I Drink Your Blood/Fun Facts
From The Grindhouse Cinema Database
- The scary, ugly face seen on the movie posters for this film was originally part of the poster art for the US/British monster film, It!, starring Roddy McDowall.
- This was the first film ever to be rated X by the MPAA based on violence alone.
- Before the passing of the Video Recordings Act, a cut version was briefly released by Media Video in the UK in the early 1980s. Although it was never listed as an official "nasty video", it was one of the films featured on a tape compiled by outspoken critic of sex and violence Mary Whitehouse and shown at the Conservative Party conference in 1984. This film has yet to receive a UK certificate.
- According to director David E. Durston, when the film was originally given an "X" rating by the MPAA, theaters threatened to pull the film entirely. The distribution company then granted the theaters permission to edit the film themselves as long as they would still attempt to show it. As a result of this agreement, Durston says there were hundreds of different "versions" of the film due to individual theaters editing their own reels of I Drink Your Blood.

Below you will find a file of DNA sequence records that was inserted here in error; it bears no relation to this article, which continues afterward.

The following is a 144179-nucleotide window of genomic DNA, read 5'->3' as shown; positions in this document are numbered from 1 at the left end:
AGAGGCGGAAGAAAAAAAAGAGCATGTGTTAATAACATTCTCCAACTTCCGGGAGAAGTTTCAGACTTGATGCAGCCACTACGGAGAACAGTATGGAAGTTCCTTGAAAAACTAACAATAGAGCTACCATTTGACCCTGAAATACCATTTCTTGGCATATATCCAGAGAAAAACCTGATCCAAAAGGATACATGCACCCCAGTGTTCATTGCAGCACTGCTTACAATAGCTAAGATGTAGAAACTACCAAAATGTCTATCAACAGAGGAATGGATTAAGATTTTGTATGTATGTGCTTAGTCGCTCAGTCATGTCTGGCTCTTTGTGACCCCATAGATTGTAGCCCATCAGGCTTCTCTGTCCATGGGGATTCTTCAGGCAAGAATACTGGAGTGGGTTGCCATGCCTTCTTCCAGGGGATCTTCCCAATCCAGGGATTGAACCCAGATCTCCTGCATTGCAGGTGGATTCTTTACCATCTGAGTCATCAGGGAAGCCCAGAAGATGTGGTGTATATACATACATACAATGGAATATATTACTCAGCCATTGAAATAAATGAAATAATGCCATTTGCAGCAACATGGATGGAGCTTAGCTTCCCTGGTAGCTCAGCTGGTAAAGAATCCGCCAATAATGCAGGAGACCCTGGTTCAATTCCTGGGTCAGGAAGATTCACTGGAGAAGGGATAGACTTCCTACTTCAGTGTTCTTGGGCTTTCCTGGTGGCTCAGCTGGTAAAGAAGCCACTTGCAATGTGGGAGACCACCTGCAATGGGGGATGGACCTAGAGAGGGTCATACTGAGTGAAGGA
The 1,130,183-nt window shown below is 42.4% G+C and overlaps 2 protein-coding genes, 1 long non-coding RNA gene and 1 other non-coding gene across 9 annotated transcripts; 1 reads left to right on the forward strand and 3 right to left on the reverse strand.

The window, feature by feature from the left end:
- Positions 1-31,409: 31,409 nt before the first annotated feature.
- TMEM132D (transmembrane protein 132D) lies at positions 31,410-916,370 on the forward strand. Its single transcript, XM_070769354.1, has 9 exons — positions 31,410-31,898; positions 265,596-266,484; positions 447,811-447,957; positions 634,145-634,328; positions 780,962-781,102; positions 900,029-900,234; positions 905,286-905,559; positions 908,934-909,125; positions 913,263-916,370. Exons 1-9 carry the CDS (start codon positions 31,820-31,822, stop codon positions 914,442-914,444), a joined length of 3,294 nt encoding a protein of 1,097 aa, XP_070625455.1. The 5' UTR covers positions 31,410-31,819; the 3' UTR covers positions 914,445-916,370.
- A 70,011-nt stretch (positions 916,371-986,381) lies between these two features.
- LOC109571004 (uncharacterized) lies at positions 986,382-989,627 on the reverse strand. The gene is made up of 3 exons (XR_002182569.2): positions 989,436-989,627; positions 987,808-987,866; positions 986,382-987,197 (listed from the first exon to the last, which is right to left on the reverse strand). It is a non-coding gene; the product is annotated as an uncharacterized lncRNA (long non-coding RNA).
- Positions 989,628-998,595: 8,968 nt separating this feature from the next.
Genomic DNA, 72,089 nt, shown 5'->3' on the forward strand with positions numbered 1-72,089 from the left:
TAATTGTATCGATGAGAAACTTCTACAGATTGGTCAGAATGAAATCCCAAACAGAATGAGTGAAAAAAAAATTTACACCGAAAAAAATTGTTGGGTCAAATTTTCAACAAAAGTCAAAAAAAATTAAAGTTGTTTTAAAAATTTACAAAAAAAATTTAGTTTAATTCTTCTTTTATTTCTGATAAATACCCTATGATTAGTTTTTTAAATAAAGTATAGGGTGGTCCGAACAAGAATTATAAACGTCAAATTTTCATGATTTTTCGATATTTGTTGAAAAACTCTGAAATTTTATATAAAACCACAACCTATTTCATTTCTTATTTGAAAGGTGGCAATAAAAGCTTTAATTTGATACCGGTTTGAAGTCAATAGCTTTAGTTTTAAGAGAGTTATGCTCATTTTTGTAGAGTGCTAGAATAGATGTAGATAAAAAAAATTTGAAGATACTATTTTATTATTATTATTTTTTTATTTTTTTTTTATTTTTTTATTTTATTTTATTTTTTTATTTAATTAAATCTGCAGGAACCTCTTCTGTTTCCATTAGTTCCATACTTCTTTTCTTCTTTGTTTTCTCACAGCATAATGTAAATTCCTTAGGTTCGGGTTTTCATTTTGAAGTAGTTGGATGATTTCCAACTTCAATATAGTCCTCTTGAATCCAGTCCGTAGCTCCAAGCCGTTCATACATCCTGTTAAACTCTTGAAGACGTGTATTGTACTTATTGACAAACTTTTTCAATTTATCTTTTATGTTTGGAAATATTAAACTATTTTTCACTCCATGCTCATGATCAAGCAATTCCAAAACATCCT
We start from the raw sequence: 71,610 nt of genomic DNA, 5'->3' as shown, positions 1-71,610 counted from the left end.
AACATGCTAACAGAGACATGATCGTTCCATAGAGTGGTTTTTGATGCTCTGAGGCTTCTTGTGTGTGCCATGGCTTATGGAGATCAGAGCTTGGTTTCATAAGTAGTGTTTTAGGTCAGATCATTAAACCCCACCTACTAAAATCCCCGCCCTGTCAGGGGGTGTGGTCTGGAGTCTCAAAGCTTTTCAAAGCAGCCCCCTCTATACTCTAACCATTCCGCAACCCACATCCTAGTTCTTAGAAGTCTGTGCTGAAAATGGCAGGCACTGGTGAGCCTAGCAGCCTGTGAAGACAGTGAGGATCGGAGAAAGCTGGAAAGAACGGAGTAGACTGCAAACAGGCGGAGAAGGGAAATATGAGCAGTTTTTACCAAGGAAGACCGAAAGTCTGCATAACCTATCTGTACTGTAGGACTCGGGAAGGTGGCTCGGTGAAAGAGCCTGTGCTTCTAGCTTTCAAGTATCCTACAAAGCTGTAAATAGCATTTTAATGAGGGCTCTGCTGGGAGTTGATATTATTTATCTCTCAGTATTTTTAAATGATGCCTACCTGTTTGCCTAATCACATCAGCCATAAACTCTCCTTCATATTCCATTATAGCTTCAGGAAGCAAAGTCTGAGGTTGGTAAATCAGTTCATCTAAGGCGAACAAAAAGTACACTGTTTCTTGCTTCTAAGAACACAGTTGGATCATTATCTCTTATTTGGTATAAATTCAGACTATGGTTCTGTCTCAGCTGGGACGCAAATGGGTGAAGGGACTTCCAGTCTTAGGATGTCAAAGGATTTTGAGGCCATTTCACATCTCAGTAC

- Durston originally entitled the film "Phobia" - however the distributors felt the film needed to be a double-feature. An ad executive came up with the promotion of a double feature of films called "I Drink Your Blood" and "I Eat Your Skin." This is how Durston's film came to be named "I Drink Your Blood" despite the fact that no one's blood is ever drank in the film.
- The film was inspired to Durston by an article he saw on a foreign village whose people had fallen victim to rabies. This, combine with the recent crimes of Charles Manson, so disturbed Durston that he felt it would make an effective horror movie.
- Lynn Lowry's deaf-mute character wasn't in the original script of the film. Lowry was written into the film after Durston met her and was so impressed by her appearance that he decided to make a role for her.
- According to Durston, apart from the chicken in the opening scene, no animals were killed in the making of the film.
- Shot in the upstate New York village of Sharon Springs after it was deserted. Many of the locations for the film, including the old hotel, were set to be demolished but were kept standing long enough for the film production.
- The satanic practices of the cult were based upon actual satanic rituals told to David E. Durston by a friend that was a former member of a cult.